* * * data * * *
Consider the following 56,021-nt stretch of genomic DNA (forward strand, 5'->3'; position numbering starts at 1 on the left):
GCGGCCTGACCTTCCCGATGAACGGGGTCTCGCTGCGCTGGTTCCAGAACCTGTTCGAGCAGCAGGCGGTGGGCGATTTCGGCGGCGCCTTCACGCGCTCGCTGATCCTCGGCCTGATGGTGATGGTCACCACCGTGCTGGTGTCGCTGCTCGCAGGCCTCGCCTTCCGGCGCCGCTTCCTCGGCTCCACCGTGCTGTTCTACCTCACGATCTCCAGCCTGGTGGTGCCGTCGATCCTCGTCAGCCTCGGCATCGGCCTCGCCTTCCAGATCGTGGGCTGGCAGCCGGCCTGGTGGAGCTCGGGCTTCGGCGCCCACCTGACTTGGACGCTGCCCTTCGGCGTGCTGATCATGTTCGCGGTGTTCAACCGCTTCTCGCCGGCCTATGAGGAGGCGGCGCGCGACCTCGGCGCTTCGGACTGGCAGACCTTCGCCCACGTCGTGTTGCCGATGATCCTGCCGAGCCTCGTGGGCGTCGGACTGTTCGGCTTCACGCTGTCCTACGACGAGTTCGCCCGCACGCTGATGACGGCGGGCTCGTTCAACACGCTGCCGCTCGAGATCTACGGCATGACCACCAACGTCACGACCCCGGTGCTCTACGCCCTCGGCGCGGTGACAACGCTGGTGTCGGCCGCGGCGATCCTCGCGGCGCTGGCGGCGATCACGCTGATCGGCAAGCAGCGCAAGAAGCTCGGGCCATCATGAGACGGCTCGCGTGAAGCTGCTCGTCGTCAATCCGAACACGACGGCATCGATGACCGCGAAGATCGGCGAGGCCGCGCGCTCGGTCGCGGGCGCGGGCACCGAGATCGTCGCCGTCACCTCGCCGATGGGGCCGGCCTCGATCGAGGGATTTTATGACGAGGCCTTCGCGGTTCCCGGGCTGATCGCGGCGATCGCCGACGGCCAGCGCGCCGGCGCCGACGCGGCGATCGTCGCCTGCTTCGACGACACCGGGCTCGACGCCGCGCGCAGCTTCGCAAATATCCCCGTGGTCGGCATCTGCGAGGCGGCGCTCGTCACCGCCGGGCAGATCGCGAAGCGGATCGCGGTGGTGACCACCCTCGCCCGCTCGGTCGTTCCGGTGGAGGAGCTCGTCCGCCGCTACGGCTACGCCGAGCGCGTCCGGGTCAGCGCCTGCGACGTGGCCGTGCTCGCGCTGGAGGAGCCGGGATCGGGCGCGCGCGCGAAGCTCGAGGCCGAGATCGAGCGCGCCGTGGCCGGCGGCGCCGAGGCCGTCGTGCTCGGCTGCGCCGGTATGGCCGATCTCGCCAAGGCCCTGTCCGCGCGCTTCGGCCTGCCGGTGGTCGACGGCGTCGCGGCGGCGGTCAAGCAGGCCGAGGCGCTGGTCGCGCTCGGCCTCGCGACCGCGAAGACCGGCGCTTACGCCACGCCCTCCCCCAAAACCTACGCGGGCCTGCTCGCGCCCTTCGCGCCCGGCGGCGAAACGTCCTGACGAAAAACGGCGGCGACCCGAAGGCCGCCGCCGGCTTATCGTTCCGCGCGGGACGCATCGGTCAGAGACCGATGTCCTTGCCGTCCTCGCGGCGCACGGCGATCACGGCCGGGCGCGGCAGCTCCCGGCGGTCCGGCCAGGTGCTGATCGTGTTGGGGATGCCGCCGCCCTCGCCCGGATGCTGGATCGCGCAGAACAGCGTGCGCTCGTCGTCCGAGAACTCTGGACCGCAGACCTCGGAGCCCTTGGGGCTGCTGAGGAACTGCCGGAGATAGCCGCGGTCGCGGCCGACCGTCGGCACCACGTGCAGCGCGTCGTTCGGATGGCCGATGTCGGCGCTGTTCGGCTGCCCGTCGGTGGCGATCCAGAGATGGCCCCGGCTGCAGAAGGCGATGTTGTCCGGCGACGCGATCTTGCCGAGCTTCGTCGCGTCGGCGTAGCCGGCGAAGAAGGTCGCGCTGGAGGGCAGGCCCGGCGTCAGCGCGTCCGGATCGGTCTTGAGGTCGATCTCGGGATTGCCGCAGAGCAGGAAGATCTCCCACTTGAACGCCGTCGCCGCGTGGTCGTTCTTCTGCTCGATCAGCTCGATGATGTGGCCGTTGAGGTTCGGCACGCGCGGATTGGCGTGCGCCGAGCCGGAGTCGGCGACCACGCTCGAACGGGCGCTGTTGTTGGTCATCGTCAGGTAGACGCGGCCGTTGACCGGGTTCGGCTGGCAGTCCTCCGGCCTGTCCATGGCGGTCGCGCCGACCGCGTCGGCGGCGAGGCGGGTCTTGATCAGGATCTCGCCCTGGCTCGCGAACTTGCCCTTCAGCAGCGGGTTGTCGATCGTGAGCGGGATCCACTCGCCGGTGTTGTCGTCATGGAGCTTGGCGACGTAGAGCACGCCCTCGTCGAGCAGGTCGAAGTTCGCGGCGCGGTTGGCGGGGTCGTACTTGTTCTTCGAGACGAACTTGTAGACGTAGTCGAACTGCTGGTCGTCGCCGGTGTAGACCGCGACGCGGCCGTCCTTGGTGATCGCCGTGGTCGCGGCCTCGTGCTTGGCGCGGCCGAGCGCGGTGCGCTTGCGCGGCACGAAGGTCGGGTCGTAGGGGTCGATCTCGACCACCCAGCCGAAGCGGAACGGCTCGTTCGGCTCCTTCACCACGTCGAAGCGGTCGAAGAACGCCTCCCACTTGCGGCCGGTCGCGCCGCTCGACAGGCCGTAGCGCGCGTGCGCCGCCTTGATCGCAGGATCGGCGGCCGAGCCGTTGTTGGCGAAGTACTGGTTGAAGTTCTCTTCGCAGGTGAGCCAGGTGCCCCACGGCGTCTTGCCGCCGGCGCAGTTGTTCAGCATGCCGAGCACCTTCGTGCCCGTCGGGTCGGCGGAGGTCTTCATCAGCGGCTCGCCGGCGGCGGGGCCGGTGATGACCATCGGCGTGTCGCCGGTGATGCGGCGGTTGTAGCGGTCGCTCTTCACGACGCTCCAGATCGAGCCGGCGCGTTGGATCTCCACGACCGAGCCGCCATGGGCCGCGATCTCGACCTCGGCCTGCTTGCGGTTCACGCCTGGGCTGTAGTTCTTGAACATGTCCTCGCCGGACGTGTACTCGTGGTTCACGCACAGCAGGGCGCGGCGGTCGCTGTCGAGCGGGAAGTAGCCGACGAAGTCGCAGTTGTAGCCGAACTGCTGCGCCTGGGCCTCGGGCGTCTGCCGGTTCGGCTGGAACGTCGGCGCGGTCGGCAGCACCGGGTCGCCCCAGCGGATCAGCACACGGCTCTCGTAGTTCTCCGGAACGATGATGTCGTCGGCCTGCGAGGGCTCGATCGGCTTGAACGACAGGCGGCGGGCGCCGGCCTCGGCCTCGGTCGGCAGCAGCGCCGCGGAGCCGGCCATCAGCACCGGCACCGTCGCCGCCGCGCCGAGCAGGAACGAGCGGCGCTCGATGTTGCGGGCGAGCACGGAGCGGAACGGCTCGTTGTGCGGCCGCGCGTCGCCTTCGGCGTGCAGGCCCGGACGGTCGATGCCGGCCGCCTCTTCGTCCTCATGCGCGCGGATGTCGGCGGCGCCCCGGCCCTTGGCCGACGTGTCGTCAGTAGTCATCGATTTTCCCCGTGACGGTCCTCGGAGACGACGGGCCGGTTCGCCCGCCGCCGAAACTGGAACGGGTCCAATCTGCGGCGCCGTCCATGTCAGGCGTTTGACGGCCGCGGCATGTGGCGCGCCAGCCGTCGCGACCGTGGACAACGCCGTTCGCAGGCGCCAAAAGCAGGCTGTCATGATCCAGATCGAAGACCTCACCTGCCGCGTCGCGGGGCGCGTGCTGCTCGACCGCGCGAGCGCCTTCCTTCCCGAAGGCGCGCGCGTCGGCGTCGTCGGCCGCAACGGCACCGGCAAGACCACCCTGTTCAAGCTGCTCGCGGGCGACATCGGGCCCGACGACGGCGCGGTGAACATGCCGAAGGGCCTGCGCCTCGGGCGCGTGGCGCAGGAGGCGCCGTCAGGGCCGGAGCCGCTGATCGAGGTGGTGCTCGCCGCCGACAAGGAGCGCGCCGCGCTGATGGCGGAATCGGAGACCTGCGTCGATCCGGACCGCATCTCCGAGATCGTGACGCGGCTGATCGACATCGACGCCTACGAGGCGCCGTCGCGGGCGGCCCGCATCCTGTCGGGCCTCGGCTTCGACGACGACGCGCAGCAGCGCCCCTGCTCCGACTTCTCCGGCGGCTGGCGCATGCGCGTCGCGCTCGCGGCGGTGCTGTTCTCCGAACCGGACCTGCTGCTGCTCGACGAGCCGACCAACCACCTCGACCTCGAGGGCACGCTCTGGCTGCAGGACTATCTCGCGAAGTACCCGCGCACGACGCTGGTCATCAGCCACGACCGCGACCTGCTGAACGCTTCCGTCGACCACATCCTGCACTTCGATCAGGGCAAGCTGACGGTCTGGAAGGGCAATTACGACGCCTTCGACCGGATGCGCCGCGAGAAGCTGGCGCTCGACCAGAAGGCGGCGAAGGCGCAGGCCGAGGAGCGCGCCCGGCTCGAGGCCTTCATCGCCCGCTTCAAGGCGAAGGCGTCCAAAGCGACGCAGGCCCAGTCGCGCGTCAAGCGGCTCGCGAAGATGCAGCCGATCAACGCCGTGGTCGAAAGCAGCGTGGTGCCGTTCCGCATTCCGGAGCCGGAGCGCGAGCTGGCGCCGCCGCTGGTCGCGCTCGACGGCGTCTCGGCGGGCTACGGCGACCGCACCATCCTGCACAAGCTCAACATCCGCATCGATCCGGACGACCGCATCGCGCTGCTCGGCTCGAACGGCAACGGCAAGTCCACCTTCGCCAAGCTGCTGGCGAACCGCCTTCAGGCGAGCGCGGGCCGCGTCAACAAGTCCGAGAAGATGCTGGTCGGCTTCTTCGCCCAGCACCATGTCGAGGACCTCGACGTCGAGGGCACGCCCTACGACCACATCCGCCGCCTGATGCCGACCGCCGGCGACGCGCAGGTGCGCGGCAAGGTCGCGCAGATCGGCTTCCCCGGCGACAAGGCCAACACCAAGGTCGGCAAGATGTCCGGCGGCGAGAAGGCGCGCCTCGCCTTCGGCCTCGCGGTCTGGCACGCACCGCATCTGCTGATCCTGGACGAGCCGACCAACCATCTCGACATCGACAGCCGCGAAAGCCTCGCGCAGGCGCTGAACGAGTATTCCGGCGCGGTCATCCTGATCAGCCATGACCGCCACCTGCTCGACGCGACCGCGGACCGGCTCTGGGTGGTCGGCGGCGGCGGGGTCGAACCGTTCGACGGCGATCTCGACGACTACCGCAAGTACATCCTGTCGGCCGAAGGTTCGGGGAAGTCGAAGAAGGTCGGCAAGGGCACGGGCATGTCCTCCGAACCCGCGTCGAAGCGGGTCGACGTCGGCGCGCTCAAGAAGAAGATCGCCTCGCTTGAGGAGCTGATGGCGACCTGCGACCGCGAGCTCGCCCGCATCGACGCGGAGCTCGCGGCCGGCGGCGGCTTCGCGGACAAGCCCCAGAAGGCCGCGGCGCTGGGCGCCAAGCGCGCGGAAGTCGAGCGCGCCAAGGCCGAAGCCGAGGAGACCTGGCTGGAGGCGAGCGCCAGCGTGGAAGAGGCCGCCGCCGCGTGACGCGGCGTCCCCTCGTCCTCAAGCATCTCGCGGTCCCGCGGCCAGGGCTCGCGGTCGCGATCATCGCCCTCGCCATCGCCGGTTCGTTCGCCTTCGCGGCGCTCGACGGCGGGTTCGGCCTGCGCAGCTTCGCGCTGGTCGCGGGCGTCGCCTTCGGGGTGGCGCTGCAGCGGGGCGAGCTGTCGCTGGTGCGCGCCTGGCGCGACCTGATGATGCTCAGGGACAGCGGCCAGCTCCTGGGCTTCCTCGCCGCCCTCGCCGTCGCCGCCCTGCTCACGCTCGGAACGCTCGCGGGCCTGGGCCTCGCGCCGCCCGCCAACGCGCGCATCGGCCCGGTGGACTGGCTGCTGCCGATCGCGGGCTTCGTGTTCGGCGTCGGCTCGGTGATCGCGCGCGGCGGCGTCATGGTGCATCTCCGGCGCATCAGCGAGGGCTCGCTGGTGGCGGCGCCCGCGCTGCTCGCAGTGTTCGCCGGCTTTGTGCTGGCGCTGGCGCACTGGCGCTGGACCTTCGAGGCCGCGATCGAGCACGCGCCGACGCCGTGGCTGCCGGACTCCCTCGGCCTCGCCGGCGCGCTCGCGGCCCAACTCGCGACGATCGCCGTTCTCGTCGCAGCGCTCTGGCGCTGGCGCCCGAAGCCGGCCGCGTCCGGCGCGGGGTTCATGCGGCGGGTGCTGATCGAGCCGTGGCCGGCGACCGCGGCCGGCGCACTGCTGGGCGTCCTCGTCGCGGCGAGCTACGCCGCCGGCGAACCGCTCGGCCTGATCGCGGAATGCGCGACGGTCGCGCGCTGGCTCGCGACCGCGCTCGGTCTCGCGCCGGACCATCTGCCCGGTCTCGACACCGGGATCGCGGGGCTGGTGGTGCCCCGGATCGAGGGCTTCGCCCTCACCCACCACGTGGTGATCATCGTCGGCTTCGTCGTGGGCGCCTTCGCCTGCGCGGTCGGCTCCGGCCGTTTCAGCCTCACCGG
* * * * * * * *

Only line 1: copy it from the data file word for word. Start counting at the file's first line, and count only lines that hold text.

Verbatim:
Consider the following 56,021-nt stretch of genomic DNA (forward strand, 5'->3'; position numbering starts at 1 on the left):